By Don Jergler | February 21, 2012
HARP 2.0 may be music to the ears of Orange County residents who have been struggling, but continuing, to make their home payments. That's what Todd White, a home mortgage consultant for Wells Fargo Home Mortgage in Newport Beach, believes. Some also believe Harp 2.0 has the potential to lead to the next huge refinance boom. HARP 2.0, the second version of the federal government's Home Affordable Refinance Program, is designed to help some 5 million struggling homeowners refinance into a fixed-loan and a lower monthly payment.
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NEWS
By James P. Gray | February 3, 2012
We all should long for the days of Mark Twain, who was heard to say: "There is good news from Washington today. Congress is deadlocked and cannot act. " Unfortunately, our Congress today is acting a great deal in sponsoring cronyism. That means that there is a large amount of collusion among businesses and special interests, on the one hand, and government, on the other. The resultant government favors, payoffs and bailouts are enriching those who are well-connected, but are literally making the rest of us impoverished.
NEWS
January 28, 2009
A House bill would send more than $11 billion in health-care and education money to California, wiping out nearly 25% of California’s budget shortfall. It’s part of the proposed $825-billion stimulus package President Barack Obama is touting as a top priority. Where do you stand on this bill? Is it a good idea? If not, what would you propose?   In short, this bill as we have seen it is a horrible idea. The point here is to stimulate the American economy.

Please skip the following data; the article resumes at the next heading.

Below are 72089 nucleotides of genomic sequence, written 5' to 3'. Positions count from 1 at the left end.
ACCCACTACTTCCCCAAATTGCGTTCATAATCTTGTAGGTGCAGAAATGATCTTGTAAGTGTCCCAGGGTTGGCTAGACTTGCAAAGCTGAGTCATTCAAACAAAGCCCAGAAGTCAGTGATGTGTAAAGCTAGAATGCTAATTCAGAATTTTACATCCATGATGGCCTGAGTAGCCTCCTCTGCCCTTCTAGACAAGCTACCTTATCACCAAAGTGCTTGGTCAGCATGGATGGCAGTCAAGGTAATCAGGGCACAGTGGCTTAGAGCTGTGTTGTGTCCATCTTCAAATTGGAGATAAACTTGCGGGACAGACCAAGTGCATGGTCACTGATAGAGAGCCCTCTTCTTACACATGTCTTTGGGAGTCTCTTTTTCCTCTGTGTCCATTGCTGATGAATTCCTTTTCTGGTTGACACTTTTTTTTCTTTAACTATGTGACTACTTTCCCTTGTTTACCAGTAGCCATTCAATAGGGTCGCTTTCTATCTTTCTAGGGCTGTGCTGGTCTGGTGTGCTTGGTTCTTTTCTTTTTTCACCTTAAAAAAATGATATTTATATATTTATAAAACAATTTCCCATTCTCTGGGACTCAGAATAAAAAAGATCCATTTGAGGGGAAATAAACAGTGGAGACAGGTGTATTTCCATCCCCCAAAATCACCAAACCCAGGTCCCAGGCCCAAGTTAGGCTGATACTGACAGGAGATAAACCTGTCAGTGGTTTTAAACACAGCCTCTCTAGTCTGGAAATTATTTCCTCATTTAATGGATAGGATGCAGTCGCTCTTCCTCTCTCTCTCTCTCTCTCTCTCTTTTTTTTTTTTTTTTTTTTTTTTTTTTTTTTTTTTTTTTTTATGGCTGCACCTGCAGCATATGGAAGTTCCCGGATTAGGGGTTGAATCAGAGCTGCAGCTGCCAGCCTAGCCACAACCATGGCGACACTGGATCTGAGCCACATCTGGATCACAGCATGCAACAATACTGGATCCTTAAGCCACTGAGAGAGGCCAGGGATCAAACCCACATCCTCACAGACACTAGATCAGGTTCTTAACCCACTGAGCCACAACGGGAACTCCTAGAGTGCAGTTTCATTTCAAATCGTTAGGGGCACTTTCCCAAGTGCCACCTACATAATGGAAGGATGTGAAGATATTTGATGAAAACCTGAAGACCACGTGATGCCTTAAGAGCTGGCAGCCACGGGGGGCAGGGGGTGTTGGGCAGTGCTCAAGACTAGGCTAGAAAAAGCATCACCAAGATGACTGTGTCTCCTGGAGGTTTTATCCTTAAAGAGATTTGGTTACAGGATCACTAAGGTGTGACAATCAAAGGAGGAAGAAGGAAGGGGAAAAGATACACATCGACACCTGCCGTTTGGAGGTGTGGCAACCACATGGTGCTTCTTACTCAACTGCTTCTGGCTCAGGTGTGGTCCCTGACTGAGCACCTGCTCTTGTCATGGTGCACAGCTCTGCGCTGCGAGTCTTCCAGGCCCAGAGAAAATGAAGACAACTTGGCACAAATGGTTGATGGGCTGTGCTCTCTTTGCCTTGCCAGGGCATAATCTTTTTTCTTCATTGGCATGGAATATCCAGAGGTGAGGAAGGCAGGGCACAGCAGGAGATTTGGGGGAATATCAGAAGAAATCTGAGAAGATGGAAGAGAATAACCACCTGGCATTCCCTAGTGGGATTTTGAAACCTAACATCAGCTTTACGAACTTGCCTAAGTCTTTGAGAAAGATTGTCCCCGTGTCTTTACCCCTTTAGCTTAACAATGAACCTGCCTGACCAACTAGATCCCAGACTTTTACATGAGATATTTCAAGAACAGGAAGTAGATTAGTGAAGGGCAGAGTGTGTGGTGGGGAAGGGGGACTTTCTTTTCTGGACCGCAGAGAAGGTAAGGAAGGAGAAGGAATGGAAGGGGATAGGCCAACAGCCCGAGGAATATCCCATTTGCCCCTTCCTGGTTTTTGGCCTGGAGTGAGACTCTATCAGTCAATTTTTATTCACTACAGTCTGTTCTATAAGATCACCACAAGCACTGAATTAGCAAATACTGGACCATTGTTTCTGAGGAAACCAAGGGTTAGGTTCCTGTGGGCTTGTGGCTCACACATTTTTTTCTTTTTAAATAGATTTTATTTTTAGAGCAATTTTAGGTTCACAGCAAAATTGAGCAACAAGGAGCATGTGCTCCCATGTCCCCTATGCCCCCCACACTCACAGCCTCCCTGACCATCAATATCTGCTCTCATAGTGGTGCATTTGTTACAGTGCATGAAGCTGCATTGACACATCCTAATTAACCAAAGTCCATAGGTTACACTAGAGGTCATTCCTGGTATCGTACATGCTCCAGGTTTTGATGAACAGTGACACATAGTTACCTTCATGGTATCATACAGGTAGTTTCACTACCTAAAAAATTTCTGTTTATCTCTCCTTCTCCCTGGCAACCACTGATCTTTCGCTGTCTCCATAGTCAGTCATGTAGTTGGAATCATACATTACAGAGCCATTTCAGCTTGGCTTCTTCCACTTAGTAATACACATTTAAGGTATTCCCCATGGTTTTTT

FEATURES
By JIM RIGHEIMER | November 21, 2008
It has been 15 weeks since my last column graced these pages. To say the least, a lot has happened since then. I took a self-imposed sabbatical to run for Costa Mesa City Council. The fact that I am back writing this column probably gives you a clue that I did not get enough votes. My best wishes to the winners, Mayor Eric Bever, Councilwoman Katrina Foley and former Mayor Gary Monahan. Together with Councilman Allan Mansoor and Councilwoman Wendy Leece, I expect to see a very productive City Council this year.
NEWS
By Chuck Cassity | September 30, 2008
Have you heard of the Bush Bailout? You know, the $700-billion appropriation Congress must conjure up to keep Wall Street in business? Well folks, let’s take a short walk through history, and you make up your own mind as to where the blame actually rests. 1) The Community Reinvestment Act was passed to keep banks from declining to provide mortgages and small-business loans to poor and minority neighborhoods. 2) The Clinton administration revised and strengthened this law. 3)
NEWS
By: Andrew Edwards | October 5, 2005
Newport Beach is not the most expensive place to buy a home in the country, but it's pretty close. Newport Beach took sixth place in Coldwell Banker's Home Price Comparison Index with an average 2005 home value of $1,499,000. All but one of the 10 most expensive markets in the United States, Canada and Puerto Rico were California cities. The report only surveyed prices of four-bedroom homes with about 2,200 square feet of space, 2 1/2 bathrooms, a family room and two-car garage.